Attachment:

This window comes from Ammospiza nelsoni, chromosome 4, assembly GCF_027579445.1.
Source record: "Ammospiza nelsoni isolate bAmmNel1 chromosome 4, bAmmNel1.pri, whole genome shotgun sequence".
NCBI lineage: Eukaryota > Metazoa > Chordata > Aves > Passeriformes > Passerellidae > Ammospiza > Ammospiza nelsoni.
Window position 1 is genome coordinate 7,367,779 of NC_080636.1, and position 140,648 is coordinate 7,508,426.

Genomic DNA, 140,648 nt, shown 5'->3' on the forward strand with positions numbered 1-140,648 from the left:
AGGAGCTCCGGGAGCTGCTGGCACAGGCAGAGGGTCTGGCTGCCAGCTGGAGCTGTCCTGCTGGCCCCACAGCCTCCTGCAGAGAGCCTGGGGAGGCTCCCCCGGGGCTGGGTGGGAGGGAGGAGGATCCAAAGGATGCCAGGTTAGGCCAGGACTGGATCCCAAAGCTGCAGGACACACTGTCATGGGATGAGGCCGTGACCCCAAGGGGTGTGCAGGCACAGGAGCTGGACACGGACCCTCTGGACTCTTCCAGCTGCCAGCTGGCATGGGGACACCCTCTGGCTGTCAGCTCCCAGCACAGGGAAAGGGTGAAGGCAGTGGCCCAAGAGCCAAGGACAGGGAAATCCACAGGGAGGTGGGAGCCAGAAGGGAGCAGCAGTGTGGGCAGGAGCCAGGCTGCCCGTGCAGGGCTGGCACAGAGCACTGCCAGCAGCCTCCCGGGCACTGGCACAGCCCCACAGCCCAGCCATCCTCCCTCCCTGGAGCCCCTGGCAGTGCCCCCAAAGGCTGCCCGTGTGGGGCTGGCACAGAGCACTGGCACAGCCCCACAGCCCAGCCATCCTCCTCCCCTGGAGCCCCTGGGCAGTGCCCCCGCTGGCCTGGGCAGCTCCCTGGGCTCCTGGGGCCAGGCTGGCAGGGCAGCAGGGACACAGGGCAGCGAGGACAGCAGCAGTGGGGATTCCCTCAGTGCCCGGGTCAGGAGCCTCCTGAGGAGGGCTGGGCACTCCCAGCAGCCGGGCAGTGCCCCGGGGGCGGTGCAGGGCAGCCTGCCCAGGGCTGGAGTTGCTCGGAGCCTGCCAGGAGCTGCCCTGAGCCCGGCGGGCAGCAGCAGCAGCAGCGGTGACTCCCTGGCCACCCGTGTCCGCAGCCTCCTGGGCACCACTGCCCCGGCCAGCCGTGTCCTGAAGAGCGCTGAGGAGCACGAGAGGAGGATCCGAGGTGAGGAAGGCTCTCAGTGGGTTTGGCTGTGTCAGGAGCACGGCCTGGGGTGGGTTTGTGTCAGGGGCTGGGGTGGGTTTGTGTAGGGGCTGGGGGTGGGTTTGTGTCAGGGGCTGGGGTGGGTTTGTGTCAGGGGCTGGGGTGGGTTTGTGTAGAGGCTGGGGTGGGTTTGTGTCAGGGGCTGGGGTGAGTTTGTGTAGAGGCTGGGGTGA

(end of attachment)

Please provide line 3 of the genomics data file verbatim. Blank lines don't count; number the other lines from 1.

NCBI lineage: Eukaryota > Metazoa > Chordata > Aves > Passeriformes > Passerellidae > Ammospiza > Ammospiza nelsoni.